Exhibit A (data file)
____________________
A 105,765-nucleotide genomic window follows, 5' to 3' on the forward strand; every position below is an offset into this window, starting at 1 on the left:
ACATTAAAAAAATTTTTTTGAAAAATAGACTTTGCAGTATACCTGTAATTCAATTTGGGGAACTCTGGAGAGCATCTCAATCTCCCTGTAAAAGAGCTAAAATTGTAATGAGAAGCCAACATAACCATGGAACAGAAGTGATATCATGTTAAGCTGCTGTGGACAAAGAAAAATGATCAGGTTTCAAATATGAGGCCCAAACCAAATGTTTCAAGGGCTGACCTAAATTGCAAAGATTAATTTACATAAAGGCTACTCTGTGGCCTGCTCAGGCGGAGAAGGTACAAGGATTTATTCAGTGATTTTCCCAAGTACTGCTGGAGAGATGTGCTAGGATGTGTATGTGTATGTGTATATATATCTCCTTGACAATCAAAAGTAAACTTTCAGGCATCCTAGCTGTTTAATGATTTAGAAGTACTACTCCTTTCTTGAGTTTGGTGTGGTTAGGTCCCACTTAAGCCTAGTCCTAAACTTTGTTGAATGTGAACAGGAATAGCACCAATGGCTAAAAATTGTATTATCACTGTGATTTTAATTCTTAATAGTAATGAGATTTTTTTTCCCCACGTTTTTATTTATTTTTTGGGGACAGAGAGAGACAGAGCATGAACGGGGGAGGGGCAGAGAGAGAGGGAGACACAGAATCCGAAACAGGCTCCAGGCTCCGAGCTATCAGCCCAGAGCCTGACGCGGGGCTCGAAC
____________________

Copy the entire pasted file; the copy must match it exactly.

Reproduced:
A 105,765-nucleotide genomic window follows, 5' to 3' on the forward strand; every position below is an offset into this window, starting at 1 on the left:
ACATTAAAAAAATTTTTTTGAAAAATAGACTTTGCAGTATACCTGTAATTCAATTTGGGGAACTCTGGAGAGCATCTCAATCTCCCTGTAAAAGAGCTAAAATTGTAATGAGAAGCCAACATAACCATGGAACAGAAGTGATATCATGTTAAGCTGCTGTGGACAAAGAAAAATGATCAGGTTTCAAATATGAGGCCCAAACCAAATGTTTCAAGGGCTGACCTAAATTGCAAAGATTAATTTACATAAAGGCTACTCTGTGGCCTGCTCAGGCGGAGAAGGTACAAGGATTTATTCAGTGATTTTCCCAAGTACTGCTGGAGAGATGTGCTAGGATGTGTATGTGTATGTGTATATATATCTCCTTGACAATCAAAAGTAAACTTTCAGGCATCCTAGCTGTTTAATGATTTAGAAGTACTACTCCTTTCTTGAGTTTGGTGTGGTTAGGTCCCACTTAAGCCTAGTCCTAAACTTTGTTGAATGTGAACAGGAATAGCACCAATGGCTAAAAATTGTATTATCACTGTGATTTTAATTCTTAATAGTAATGAGATTTTTTTTCCCCACGTTTTTATTTATTTTTTGGGGACAGAGAGAGACAGAGCATGAACGGGGGAGGGGCAGAGAGAGAGGGAGACACAGAATCCGAAACAGGCTCCAGGCTCCGAGCTATCAGCCCAGAGCCTGACGCGGGGCTCGAAC